Flu Disparities Among Racial and Ethnic Minority Groups
New CDC Analysis of Flu Hospitalization Data
People from racial and ethnic minority groups are at higher risk for being hospitalized with flu. This includes non-Hispanic Black, non-Hispanic American Indian or Alaska Native, and Hispanic or Latino people.
A CDC analysis of flu hospitalization rates by race and ethnicity (adjusted for age) during 10 flu seasons from 2009-2010 through 2018-2019 showed that
- Non-Hispanic Black persons had the highest flu-related hospitalization rates (68 per 100,000)
- Non-Hispanic American Indian or Alaska Native persons had the second highest flu-related hospitalization rates (48 per 100,000)
- Hispanic or Latino persons had the third highest flu-related hospitalization rates (44 per 100,000)
- Non-Hispanic White persons had lower flu-related hospitalization rates (38 per 100,000) compared to these three groups
- Non-Hispanic Asian persons had the lowest flu-related hospitalization rates (32 per 100,000)
TABLE 1. Age-adjusted Influenza-related Hospitalizations by Race/Ethnicity (2009-2010 through 2018-2019)*
*Rates are statistically adjusted to account for differences in age distributions within race/ethnicity strata in the FluSurv-NET catchment area. Rates are preliminary and not yet published. For more information on the methodology used this analysis, visit: Influenza Hospitalization Surveillance Network (FluSurv-NET).
- A CDC study published in 2016 showed that during the 2010-11 and 2011-12 flu seasons, non-Hispanic Black persons in every age group and Hispanic or Latino persons five years and older were more likely to be hospitalized with flu than non-Hispanic White persons. This study also showed that people living in high poverty areas were at higher risk for severe outcomes from flu suggesting that socioeconomic status may be a factor contributing to higher flu-related hospitalization rates among these groups.
- A 2011 studyexternal icon found that Hispanic or Latino persons were more likely than non-Hispanic White persons to be exposed to flu viruses, because of the jobs they often have, which means interacting a lot with the public or because of crowded living conditions, often living with extended family.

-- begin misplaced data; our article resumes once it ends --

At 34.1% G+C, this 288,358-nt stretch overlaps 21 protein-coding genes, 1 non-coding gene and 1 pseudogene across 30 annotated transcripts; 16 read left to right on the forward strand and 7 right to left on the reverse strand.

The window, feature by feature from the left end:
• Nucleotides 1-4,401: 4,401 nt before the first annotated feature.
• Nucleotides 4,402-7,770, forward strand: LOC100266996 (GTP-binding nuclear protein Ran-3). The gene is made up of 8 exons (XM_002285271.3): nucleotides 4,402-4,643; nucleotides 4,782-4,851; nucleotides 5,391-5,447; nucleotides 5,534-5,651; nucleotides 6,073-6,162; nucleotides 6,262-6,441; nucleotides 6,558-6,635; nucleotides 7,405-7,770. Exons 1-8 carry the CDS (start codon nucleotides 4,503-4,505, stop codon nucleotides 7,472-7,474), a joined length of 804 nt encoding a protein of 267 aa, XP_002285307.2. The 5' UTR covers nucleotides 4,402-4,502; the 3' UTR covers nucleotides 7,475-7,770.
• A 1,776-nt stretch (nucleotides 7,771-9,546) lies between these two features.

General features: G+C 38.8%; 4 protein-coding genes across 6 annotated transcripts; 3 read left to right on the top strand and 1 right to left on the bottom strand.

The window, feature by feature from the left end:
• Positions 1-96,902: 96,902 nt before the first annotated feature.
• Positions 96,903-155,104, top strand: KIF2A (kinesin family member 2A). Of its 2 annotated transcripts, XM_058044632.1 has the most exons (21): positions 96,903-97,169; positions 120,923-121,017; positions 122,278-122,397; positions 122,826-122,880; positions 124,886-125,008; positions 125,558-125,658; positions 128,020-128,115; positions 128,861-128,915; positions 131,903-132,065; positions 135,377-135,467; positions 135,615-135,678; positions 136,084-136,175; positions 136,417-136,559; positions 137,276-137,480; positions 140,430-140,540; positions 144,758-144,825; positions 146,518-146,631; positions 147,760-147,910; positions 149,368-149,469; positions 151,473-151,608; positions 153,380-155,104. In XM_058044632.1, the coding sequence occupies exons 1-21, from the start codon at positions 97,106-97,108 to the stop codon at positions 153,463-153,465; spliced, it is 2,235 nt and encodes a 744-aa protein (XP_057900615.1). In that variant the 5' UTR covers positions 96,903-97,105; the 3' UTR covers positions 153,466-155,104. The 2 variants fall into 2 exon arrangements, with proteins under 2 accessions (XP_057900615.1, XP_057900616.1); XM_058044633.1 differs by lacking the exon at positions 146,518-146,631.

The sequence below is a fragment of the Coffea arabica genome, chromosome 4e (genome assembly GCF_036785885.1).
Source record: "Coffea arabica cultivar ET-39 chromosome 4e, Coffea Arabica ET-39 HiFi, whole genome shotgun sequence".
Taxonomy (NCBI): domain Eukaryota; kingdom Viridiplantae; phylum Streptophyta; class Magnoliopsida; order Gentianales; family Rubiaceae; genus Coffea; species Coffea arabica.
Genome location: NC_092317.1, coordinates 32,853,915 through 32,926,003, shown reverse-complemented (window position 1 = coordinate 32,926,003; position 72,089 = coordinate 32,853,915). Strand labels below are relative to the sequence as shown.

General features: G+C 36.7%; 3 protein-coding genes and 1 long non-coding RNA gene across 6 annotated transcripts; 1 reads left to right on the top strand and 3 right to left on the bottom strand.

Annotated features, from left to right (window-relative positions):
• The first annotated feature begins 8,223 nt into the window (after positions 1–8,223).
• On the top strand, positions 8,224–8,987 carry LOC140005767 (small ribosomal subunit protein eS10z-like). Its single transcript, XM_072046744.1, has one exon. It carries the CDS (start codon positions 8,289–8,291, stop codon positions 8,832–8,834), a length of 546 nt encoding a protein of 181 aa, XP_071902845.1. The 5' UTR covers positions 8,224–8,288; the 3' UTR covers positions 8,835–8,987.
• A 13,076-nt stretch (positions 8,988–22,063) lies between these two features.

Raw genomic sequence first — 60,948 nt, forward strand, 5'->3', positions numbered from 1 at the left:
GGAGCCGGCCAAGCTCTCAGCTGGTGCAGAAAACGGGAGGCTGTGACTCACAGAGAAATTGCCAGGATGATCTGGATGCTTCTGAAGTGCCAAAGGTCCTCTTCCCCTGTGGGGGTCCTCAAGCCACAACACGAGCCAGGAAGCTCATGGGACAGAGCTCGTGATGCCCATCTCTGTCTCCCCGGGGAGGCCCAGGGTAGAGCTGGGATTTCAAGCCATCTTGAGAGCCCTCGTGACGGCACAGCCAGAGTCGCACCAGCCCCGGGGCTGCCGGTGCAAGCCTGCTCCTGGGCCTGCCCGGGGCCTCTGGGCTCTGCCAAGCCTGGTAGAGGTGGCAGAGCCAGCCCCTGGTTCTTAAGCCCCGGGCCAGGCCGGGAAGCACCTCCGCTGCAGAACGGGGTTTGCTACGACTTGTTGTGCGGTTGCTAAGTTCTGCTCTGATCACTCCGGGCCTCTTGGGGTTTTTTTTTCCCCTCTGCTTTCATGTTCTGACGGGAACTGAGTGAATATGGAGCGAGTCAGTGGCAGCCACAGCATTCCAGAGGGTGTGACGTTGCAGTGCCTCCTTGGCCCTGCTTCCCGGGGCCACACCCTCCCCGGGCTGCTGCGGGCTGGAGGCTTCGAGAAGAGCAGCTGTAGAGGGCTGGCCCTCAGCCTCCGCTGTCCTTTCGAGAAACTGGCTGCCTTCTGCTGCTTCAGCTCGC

- Because people of color may be at higher risk for getting flu or developing serious illness, resulting in hospitalization, flu vaccination is especially important for these communities. CDC recommends that almost everyone 6 months and older get a seasonal flu vaccine each year by the end of October.
Flu Vaccination Rates Lag Among Racial and Ethnic Minority Groups
While flu vaccination is the best way to prevent flu and its potentially serious complications, flu vaccination rates among people in racial and ethnic minority groups are lower than vaccination rates among non-Hispanic White persons.
CDC’s new report summarizing flu vaccine uptake last season (2019-2020) confirmed disparities in vaccine uptake, particularly among adults.
Among adults (age 18 years and older), while the overall coverage estimate was 48% during the 2019-2020 flu season, flu vaccination coverage was:
- 38% among Hispanic or Latino persons
- 41% among non-Hispanic Black persons
- 42% among American Indian or Alaska Native persons
- 52% among Asian persons
- And 53% among non-Hispanic White persons
What CDC is Doing to Address Flu Disparities Among Racial and Ethnic Minority Groups
- Working to increase flu vaccination rates
- Engaging with partners and developing customized outreach to racial and ethnic minority communities to increase flu vaccination rates this year and every year, including developing culturally specific messaging and linguistically tailored content to reach additional audiences.
- Purchasing additional doses of pediatric flu vaccine and adult flu vaccine to enhance vaccine coverage in under-vaccinated communities, including populations with lower socioeconomic status and racial and ethnic minority groups.
- Providing additional funding to state immunization programs to plan and implement flu vaccination programs for the 2020-2021 flu season, with a focus on priority groups, including non-Hispanic Black and Hispanic or Latino populations.
- Conducting research and collecting data on flu disparities
- Collecting data to better understand how communities of color are disproportionately impacted by flu-related hospitalization.